The Myth That Israelis Did Not Vote Overwhelmingly for a Right-Wing Government
Dov Fischer
by
Roman Yanushevsky/Shutterstock.com

In America we call it “Fake News.” In Israel, in Hebrew, it is called “Fehk Nooz.” The Hebrew translates into English as “Once again, the leftists of the media trying to deceive and convince people that their leftist lies bear any resemblance to the truth.”

The latest example is the myth being spread that Israelis voted on September 17 for a “national unity government.” That is apocryphal. In a world where “figures don’t lie, but liars can figure,” no data could be more revealing than the true numbers of votes cast. Israelis did not vote on Tuesday for a “national unity government.” Rather, some 26 percent voted for the Blue & White party, which promised to keep Benjamin Netanyahu out of government and to rotate left-leaning anti-religious Yair Lapid into the seat of prime minister in two years. Some 5 percent voted for a near-defunct socialist Labor Party that once was the powerhouse of Israeli politics. Some 4 percent voted for an even-more-leftist Meretz party that included at its heads a refugee from Labor and, even more telling, the most incompetent and disastrous prime minister in Israel’s history, Ehud Barak. That is what 35 percent of Israelis wanted — not a unity government.

On the other side, nearly twice as many Jews voted for a right-wing government. Some 25 percent voted for a Likud that campaigned unequivocally on a platform of right-wing politics, right-wing and even libertarian economics, and extension of sovereignty over Jewish life throughout Judea and Samaria. It was the most right-wing platform that Likud ever has proffered. Another 6 percent voted even more right-wing for Yamina, led by Naftali Bennett and Ayelet Shaked. Another 6 percent voted for UTJ, Ashkenazic Haredi party that, for the first time in its history, pledged politically that it would oppose even one inch of land concessions. Alongside it, 7½ percent of others voted for the Sephardic Haredi equivalent, Shas. Another 2 percent haplessly voted for the Otzma party that is yet even more to the right. Add to that the 7-percent vote received by Avigdor Liberman’s party: so politically right-wing that Liberman will not sit with Arabs, “not even in a parallel universe.” That makes some 54 percent. And some 10½ percent voted for Arab Muslim parties.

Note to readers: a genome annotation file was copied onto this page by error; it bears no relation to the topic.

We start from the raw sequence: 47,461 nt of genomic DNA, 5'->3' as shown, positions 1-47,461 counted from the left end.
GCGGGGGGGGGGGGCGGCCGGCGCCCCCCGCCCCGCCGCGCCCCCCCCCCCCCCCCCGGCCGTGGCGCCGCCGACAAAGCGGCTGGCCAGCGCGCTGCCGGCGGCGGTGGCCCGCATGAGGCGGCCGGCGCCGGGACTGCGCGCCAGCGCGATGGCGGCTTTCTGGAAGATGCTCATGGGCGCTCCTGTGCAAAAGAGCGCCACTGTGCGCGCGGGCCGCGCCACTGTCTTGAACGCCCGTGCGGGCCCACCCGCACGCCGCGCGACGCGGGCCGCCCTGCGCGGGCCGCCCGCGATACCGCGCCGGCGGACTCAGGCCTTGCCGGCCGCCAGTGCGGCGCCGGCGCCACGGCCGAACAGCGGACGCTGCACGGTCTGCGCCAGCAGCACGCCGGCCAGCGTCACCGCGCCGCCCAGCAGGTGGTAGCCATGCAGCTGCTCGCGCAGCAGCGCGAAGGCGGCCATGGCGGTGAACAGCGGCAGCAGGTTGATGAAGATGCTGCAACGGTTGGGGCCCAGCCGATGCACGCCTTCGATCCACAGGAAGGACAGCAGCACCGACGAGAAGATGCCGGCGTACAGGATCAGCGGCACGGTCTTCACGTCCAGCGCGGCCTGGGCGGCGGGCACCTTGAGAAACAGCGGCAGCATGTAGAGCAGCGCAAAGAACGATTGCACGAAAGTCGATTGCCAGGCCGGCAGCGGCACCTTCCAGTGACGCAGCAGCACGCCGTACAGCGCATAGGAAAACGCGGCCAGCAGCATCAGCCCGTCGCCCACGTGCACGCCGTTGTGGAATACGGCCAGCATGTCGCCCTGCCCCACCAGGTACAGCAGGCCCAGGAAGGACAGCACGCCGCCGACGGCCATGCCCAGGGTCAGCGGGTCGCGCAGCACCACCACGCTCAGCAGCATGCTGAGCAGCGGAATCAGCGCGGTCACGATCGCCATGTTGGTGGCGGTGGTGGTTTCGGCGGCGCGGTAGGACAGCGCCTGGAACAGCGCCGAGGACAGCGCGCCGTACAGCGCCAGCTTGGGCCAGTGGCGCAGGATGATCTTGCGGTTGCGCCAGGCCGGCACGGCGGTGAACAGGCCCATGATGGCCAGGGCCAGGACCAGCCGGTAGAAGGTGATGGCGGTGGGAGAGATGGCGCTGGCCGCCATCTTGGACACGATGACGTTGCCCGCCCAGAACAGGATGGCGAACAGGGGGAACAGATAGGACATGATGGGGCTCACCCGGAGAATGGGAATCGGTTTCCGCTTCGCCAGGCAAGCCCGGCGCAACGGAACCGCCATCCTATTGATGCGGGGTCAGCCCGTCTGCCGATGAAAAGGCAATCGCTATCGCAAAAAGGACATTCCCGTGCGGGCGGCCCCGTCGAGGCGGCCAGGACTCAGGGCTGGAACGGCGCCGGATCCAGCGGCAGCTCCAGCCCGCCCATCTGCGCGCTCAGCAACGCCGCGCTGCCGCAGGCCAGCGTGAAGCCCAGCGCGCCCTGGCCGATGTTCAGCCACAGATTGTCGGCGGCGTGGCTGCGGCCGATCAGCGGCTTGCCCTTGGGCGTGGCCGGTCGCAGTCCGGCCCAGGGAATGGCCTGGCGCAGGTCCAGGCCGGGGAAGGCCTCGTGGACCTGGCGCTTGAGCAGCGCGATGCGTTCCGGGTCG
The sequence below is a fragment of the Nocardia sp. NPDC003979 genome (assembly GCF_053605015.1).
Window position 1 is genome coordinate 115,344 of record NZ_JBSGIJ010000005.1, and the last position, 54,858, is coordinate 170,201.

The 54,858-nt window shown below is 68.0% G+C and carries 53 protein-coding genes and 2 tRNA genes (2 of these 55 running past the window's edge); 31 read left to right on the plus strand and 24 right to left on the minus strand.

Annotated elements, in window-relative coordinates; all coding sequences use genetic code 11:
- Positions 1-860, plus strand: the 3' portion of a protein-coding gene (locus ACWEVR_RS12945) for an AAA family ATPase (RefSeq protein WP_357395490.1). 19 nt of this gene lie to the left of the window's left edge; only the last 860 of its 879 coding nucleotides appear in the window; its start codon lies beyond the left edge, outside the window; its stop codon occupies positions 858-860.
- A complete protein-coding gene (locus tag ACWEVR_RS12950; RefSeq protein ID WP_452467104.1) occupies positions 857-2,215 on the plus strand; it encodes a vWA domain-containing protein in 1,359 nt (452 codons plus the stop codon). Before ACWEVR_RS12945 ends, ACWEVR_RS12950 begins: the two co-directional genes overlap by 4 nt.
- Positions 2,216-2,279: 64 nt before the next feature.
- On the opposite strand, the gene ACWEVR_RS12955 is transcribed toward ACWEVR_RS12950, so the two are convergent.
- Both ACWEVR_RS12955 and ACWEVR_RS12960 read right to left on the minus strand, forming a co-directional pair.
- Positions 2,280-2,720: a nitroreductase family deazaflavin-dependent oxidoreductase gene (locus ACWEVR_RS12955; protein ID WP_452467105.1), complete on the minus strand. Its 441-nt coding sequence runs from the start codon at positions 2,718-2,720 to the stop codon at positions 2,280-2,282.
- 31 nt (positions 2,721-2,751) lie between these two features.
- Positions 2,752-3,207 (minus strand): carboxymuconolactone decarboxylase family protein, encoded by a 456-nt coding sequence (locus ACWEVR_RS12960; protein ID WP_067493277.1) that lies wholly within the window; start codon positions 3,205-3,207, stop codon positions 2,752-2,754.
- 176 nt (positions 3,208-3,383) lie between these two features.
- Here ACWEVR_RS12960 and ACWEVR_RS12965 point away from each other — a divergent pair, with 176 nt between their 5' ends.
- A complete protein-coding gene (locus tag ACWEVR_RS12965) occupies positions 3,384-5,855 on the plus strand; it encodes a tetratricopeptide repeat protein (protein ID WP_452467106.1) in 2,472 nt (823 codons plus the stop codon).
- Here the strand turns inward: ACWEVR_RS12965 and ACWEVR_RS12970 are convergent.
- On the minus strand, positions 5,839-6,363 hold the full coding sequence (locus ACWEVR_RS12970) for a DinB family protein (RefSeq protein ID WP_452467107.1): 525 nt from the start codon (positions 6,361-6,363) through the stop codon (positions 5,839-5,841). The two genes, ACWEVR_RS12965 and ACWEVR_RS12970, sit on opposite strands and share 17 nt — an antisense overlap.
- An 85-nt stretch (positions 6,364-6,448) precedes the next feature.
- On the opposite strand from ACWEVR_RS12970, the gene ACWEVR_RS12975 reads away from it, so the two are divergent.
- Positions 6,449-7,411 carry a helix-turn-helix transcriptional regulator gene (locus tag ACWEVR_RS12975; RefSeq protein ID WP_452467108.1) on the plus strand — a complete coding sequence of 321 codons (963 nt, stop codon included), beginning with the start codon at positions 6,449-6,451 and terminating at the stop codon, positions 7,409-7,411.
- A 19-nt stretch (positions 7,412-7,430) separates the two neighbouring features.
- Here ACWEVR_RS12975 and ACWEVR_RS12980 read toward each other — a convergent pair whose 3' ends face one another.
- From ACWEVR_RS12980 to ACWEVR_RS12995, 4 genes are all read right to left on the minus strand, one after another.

Thus, the data make clear unequivocally that the population in its entirety voted some 54 percent to 35 percent for a right-wing government under Netanyahu — not a “unity government” under Benny Gantz and Lapid that excludes Netanyahu from leadership. The vote was not even close.

And it is not surprising. Jews in every single country besides America are predominantly right-wing. They are the single most predominantly conservative voting bloc in the United Kingdom. Same in Israel and elsewhere. And the voting trends in the United States, too, see Jews moving to the right, with the Orthodox Jewish community of America — the community that is most actually Jewish in reality and in practice, from keeping kosher to observing the Sabbath — votes close to 90 percent conservative Republican in all national elections.